New insurance rules protecting driverless car crash casualties announced

Innocent casualties from driverless car crashes will be protected under new insurance rules, the Department for Transport (DfT) has announced.

A single insurance product will be required to cover both a motorist when they are driving as well as a car when it is in an automated mode.

This will mean people hurt in driverless car crashes that were not their fault will have "quick and easy access to compensation", the DfT said.

The measures, which follow a public consultation, will be set out in a parliamentary bill shortly.

The Secretary of State will have the power to classify which vehicles are automated and subject to the new insurance requirement.

Self-driving cars allow the driver to hand over full control and responsibility when their technologies are activated.

Transport Secretary Chris Grayling said: "Automated vehicles have the potential to transform our roads in the future and make them even safer and easier to use, as well as promising new mobility for those who cannot drive.

"But we must ensure the public is protected in the event of an incident and this week we are introducing the framework to allow insurance for these new technologies."

A report by the Association of British Insurers (ABI) last week found that motor insurance premiums have hit their highest levels on record as tax hikes and whiplash claims drive prices up.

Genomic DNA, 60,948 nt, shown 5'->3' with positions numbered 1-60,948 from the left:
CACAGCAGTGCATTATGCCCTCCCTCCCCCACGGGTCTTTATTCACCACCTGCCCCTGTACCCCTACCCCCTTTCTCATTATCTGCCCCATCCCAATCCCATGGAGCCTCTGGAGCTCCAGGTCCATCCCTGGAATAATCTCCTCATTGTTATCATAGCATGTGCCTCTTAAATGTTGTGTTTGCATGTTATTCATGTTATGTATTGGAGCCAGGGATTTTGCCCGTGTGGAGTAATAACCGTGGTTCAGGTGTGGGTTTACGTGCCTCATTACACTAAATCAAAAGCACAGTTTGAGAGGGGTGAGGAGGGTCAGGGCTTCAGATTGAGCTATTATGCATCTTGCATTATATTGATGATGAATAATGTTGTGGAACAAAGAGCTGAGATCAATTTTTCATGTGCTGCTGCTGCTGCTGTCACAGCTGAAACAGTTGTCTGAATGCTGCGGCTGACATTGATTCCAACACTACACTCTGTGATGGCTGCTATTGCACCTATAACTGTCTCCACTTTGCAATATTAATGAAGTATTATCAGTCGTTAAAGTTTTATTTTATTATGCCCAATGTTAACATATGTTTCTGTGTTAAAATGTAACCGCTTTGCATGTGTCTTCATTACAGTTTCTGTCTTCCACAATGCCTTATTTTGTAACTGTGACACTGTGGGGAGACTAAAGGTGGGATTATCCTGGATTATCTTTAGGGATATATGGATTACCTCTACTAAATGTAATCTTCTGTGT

David Williams, head of underwriting at insurance firm AXA UK, expects driverless cars will lead to "substantially reduced premiums" as the number and severity of accidents are cut, reducing the cost of claims.

He described the new rules as a positive step as they enabled the industry to design insurance products appropriately.

"It keeps protection of the general public at its heart which we hope will encourage early adoption of some really impressive technology," he added.

The ABI said it was important to keep insurance for driverless cars "as straightforward as possible".

The DfT also set out measures to boost electric vehicle use.

Motorway services and large fuel retailers could be forced to provide electric charge points and hydrogen refuelling stations.

Data showing the location and availability of charging stations was also set to be made openly available.

Transport minister John Hayes said "we must take action now and be ready to take more action later" to accelerate electric car use.

He accepted that the existing 11,000 charging points around the country must be increased to encourage more motorists to go electric.

AA president Edmund King warned that a paucity of public charging locations was a barrier to electric car ownership.

"The three key barriers to electric car ownership are lack of public charging points; insufficient battery range and high initial vehicle cost," he said.

"We welcome the Government's commitment to low-carbon vehicle technology and the investment in new charging points will help."

Figures from the Society of Motor Manufacturers and Traders (SMMT) show that the alternatively fuelled vehicle (AFV) market grew 19.9% year-on-year in January to take a record 4.2% market share.